Modern physical theories are written in the language of mathematics. Therefore, a good practice to follow—according to many—for understanding what these theories tell us about the physical world is to look at the mathematical objects, properties, and spaces that are employed in their formulation. Inferring the nature of the physical world from the mathematical formalism is not straightforward however, and several questions remain open to debate. For instance, how should we characterize the status of mathematical entities and their relations with the physical ones? In what ways do they reveal the nature of the physical world? Such questions have been raised in debates across four philosophical fields: general philosophy of science, philosophy of physics, philosophy of mathematics, and metaphysics. They often aim to address the same issues, but from different perspectives and in different terms. In this workshop, we bring together philosophers working in these four areas to initiate a fruitful dialogue on these issues.
Arianna Borrelli (MECS, Leuphana University of Lüneburg)
Radin Dardashti (University of Wuppertal)
Neil Dewar (MCMP, Ludwig Maximilian University of Munich)
Hartry Field (New York University)
Ladislav Kvasz (Czech Academy of Sciences)
Casey McCoy (Stockholm University)
Vít Punčochář (Czech Academy of Sciences)
Davide Romano (University of Salzburg)
Antonio Vassallo (University of Barcelona)
Jo E. Wolff (King's College London)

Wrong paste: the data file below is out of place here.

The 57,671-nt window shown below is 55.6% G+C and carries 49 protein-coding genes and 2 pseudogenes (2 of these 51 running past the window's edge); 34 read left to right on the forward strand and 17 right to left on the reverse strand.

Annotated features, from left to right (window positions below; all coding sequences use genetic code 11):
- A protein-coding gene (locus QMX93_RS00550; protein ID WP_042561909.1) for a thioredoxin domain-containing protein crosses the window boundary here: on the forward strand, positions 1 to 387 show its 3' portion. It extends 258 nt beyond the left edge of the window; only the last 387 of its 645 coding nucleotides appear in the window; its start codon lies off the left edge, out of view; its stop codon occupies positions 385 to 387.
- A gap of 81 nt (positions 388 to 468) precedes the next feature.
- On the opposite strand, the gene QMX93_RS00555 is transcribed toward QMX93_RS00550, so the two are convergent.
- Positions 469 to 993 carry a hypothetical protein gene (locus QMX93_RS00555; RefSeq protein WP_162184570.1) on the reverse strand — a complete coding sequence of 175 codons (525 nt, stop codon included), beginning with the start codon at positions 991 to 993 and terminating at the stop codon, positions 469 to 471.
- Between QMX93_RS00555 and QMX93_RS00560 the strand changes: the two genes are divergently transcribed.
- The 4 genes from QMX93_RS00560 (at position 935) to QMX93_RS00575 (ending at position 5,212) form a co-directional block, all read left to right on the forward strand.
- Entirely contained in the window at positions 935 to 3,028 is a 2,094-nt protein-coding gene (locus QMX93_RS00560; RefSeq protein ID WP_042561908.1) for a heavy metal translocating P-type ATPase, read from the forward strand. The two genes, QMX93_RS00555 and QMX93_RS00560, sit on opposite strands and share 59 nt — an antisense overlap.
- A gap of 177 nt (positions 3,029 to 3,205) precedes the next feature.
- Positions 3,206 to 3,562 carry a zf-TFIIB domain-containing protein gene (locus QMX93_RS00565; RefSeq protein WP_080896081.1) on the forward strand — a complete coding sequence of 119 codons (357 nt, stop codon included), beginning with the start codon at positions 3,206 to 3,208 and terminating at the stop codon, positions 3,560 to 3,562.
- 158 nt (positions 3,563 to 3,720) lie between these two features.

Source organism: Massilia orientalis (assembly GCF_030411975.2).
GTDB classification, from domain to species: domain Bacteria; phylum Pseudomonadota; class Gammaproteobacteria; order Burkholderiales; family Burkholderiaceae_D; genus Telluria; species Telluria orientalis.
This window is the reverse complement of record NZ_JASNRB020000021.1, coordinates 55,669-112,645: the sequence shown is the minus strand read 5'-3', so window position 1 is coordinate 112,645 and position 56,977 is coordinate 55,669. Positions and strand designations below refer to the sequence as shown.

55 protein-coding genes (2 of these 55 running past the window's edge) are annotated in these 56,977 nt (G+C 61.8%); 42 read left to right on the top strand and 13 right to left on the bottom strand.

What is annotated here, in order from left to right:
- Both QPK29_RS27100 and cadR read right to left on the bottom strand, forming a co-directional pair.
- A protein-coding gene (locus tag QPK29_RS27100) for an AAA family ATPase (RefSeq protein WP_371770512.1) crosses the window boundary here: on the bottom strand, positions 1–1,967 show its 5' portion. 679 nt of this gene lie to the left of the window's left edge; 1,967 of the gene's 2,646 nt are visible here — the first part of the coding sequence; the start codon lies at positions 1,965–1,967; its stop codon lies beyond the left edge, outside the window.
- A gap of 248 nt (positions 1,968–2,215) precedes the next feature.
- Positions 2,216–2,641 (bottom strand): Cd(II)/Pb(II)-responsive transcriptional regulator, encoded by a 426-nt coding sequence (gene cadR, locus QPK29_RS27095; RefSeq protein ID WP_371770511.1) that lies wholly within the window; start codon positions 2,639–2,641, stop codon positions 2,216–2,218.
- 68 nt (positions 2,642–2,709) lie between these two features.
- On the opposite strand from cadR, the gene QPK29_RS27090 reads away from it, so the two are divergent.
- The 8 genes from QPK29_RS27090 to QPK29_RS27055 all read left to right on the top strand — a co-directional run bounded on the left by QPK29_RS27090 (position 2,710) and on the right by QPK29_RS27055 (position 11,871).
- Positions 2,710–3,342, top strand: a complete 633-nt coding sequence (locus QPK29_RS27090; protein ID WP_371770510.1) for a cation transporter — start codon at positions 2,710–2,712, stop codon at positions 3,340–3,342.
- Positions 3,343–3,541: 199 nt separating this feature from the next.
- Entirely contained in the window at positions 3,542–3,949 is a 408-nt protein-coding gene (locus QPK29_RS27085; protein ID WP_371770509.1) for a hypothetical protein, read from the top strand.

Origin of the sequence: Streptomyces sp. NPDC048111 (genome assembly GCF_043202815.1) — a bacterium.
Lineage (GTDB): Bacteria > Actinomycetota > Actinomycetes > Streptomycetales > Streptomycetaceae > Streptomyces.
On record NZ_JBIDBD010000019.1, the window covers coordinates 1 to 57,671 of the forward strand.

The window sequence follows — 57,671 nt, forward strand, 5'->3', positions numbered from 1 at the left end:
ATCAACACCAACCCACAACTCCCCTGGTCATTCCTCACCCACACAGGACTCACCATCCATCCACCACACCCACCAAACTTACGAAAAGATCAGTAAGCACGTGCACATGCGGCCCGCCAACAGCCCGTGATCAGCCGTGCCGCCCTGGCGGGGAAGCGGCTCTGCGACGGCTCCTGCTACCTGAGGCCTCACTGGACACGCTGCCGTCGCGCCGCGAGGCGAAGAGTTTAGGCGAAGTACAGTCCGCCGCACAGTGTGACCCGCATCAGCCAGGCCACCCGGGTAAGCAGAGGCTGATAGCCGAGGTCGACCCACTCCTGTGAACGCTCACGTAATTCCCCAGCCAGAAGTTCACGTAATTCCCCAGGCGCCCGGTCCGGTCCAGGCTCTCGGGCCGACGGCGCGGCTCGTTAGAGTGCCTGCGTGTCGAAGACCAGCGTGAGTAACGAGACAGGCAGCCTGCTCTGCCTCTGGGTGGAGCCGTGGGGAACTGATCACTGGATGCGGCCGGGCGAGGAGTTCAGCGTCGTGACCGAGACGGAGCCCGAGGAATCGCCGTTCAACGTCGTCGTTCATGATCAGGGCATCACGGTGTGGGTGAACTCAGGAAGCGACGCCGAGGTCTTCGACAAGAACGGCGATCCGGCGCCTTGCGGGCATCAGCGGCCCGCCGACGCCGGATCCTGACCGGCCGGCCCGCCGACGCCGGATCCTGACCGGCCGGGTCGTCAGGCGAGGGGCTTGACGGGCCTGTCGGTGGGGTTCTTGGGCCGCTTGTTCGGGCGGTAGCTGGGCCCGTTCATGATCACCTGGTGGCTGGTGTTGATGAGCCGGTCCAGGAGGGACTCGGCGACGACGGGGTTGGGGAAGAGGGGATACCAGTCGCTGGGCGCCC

Thursday, 30 May 2019
9.15 - 10.15 Arianna Borrelli: The materiality of physical-mathematical concepts: Angular momentum and its conservation laws
10.20 - 11.20 Radin Dardashti: Mathematics and the Limits of Physical Possibility
11.20 - 11.40 Break
11.40 - 12.40 Vít Punčochář: Are mathematical objects just useful fictions?
12.40 - 14.00 Lunch
14.00 - 15.00 Neil Dewar: Representation and Invariance
15.05 - 16.05 Jo E. Wolff: Quantitative and qualitative structures
16.05 - 16.25 Break
16.25 - 17.25 Antonio Vassallo: On the nomic status of Einstein field equations
17.30 - 18.30 Davide Romano: Does decoherence theory support the Many Worlds Interpretation of quantum mechanics?
Friday, 31 May 2019:
9.15 - 10.15 Casey McCoy: Ambient Randomness in the Foundations of Probability Theory
10.20 - 11.20 Ladislav Kvasz: Galileo, Descartes, Newton—Founders of the Language of Physics
11.20 - 11.30 Break
11.30 - 12.00 Roundtable Discussion
Filosofický ústav Akademie věd České republiky, v. v. i.
Jilská 1, Praha 1, 110 00
tel.: 222 220 124, fax: 222 220 108
Kabinet pro klasická studia Filosofického ústavu AV ČR
Na Florenci 3, Praha 1, 110 00
tel.: 234 612 111